Nature lovers, trail users and climbing enthusiasts will have new options within the next year as the Northern Virginia Regional Park Authority (NOVA Parks) is planning a series of upgrades at several local facilities.

• NOVA Parks is preparing to build a greenhouse, or orangery, at Meadowlark Botanical Gardens north of Vienna. The project will be financed with an $850,000 donation from the Volgenau Foundation in Tysons.

Some members of the Volgenau family live near the site and enjoy visiting the gardens, said Paul Gilbert, executive director of NOVA Parks.

The greenhouse will be located on what now is a section of lawn just outside the site’s visitor center. The building will be “beautiful and decorative,” feature potted Mediterranean plants and be designed as flexible space for various uses, Gilbert said.

“As soon as we have a few permits, we are ready to start and hope to be complete before the light show starts in mid-November,” he said.

• NOVA Parks this fall and winter will construct a climbing tower with a ropes course at Upton Hill Regional Park in Arlington, slated to open in early 2020. Gilbert did not have a definitive price tag for the new features, saying the agency still was bidding out elements of the project.

Located next to the site’s batting cage, the multi-level tower will offer users a variety of climbing options, depending on their skill and comfort level. Users will wear harnesses that will be snapped into safety cables before they start climbing, Gilbert said.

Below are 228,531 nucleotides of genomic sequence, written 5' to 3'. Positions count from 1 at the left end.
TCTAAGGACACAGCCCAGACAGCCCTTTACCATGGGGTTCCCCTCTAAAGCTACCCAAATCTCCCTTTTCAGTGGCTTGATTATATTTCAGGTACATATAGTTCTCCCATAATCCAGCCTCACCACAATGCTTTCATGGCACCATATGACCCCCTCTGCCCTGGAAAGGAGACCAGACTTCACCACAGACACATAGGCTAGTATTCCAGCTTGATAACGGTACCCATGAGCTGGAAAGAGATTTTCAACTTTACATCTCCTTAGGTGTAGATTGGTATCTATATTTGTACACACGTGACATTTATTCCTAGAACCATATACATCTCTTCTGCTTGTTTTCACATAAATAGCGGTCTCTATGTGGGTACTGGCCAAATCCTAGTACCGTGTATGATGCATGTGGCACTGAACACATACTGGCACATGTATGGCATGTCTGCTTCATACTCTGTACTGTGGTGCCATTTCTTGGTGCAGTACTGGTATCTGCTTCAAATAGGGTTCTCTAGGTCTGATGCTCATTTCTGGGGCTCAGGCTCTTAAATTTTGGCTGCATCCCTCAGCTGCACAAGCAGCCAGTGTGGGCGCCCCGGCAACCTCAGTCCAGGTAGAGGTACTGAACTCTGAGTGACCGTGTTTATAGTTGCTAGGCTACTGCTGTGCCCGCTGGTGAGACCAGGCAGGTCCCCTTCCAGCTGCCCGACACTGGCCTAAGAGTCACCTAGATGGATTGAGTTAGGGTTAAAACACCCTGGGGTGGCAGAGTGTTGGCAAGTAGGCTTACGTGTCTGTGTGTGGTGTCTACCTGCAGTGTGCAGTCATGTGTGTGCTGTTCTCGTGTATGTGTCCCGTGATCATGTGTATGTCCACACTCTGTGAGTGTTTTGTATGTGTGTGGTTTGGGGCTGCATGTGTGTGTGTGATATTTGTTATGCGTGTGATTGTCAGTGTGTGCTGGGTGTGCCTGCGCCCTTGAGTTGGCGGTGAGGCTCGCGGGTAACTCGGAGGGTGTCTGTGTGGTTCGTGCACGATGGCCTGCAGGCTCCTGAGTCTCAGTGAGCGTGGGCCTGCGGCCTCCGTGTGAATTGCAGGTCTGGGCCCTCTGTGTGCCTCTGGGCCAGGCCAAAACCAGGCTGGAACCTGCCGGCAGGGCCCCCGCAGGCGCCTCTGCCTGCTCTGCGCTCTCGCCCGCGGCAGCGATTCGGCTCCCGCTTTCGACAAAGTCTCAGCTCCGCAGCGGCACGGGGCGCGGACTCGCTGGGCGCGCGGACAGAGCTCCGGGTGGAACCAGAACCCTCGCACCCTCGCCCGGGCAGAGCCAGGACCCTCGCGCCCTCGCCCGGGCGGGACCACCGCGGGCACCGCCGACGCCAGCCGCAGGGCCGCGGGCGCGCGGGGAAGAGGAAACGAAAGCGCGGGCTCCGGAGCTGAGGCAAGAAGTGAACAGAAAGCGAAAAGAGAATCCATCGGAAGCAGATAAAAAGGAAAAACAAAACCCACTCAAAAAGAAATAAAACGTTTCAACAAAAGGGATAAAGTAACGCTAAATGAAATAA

“It’s going to be a pretty spectacular feature,” he said. “We’re very excited about that.”

• NOVA Parks also next year will construct in Falls Church its first “dual trails” section of the Washington & Old Dominion Regional Trail, which will offer separated areas for pedestrians and bicyclists. The project is about 30-percent engineered so far, and agency officials recently updated Falls Church Planning Commission about initiative, Gilbert said.

The $3.7 million project, which will add parallel sections throughout the trail’s length in Falls Church, largely is being financed by the Northern Virginia Transportation Authority. The initiative qualifies for funding from that agency because the W&OD has become an important commuting option for bicyclists, he said.

“The trail has become transportation infrastructure that’s really important to the region,” Gilbert said. “For decades, the W&OD was viewed as a recreational resource, which it is. But it also has a rush-hour midweek.”

NOVA Parks eventually hopes to add separated sections in all parts of the 45-mile-long trail that are located in urban areas, he said.

The dual trails will fit well with a new W&OD Trail bridge at Route 29, Gilbert said. The Virginia Department of Transportation is financing the project and has begun construction, which could take about a year to complete, he said.

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